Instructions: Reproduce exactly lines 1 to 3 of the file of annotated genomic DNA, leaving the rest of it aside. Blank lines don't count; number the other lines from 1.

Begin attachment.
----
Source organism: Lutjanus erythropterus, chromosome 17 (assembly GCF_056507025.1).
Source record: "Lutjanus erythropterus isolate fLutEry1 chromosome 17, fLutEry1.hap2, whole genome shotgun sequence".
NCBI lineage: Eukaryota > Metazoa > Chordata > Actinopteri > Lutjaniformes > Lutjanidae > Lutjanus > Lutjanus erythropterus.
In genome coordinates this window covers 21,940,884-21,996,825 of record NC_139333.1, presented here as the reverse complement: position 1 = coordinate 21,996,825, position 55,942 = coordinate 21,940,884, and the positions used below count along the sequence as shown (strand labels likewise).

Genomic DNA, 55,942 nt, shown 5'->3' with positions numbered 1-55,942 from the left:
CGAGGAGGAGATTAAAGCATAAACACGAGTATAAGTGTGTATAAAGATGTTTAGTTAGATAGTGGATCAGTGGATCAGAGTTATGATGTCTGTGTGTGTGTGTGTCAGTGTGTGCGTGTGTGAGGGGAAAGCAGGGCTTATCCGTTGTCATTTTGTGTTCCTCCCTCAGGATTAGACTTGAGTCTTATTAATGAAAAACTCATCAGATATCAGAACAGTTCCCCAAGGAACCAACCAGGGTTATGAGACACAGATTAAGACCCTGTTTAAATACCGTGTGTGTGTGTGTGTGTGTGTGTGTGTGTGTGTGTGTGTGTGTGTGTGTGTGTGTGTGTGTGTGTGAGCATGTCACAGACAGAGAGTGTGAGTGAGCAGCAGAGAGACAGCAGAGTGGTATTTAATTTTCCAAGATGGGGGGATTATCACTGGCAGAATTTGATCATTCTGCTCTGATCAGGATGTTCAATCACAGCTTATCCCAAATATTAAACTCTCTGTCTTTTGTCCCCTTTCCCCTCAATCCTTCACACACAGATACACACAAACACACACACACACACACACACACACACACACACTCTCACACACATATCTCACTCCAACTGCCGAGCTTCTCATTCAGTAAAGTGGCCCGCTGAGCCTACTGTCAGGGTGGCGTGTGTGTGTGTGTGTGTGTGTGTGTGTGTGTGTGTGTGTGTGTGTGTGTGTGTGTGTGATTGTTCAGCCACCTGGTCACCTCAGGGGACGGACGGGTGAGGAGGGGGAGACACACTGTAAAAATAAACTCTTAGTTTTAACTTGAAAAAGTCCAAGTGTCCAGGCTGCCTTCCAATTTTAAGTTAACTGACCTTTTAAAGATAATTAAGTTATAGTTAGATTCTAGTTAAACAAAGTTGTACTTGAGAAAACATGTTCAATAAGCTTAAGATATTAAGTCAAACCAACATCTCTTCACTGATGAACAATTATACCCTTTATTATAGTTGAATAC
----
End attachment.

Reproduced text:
Source organism: Lutjanus erythropterus, chromosome 17 (assembly GCF_056507025.1).
Source record: "Lutjanus erythropterus isolate fLutEry1 chromosome 17, fLutEry1.hap2, whole genome shotgun sequence".
NCBI lineage: Eukaryota > Metazoa > Chordata > Actinopteri > Lutjaniformes > Lutjanidae > Lutjanus > Lutjanus erythropterus.